This is why teething gels will be removed from supermarket shelves

It's always tough for parents to see their little ones in pain and teething can cause a lot of discomfort for babies.

Us mums often turn to teething gels to help relieve baby of some pain, but it turns out they’re not helping as much as we believed.

Teething gels will no longer be sold in supermarkets from January 2019.

Health officials have ordered the removal of the products from stores after discovering they do not work.

Parents will no longer be able to buy the gel that contains lidocaine from supermarkets, but they will be available from behind pharmacy counters if you need to purchase it.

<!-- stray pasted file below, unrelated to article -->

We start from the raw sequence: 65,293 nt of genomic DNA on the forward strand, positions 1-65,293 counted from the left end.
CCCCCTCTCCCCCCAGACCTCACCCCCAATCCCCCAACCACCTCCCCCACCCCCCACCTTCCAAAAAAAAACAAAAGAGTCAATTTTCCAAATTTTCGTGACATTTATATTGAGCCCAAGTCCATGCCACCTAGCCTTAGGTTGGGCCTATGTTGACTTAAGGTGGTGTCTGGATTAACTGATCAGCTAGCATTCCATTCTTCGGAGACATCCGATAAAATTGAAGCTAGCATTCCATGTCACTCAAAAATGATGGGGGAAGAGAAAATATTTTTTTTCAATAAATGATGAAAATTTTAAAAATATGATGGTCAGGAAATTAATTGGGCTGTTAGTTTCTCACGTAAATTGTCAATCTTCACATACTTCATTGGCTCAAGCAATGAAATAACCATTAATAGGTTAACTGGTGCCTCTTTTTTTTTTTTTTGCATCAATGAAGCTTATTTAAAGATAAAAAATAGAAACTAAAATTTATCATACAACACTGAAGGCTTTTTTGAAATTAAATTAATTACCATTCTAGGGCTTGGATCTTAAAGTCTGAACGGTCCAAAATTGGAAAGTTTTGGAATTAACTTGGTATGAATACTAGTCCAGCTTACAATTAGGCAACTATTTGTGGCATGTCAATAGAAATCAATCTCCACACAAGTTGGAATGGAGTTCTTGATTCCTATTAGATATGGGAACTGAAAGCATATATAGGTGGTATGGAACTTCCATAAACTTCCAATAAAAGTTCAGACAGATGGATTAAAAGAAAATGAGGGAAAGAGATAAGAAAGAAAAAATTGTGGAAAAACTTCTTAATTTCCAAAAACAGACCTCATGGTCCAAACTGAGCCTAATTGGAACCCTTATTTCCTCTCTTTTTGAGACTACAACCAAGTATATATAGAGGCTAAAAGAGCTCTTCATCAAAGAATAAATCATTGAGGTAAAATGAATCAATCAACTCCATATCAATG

Experts advised against using the gels and opting for other ways to relieve the gel. They said teething rings or massaging baby’s gums can help a lot.

You can also give your child age-appropriate medicine that is designed for babies who are older than three months can relieve teething pain.

Dr Sarah Branch, deputy director of MHRA’s Vigilance and Risk Management of Medicines (VRMM), told The Independent: “Our review showed there is a lack of evidence of benefit to using teething gels. To help babies and children with teething, parents and caregivers should try non-medicine options such as rubbing or massaging the gums or a teething ring.”

The report follows an investigation, which was conducted by the Medicines and Healthcare products Regulatory Agency after it was claimed by the FDA that lidocaine solution is harmful to babies.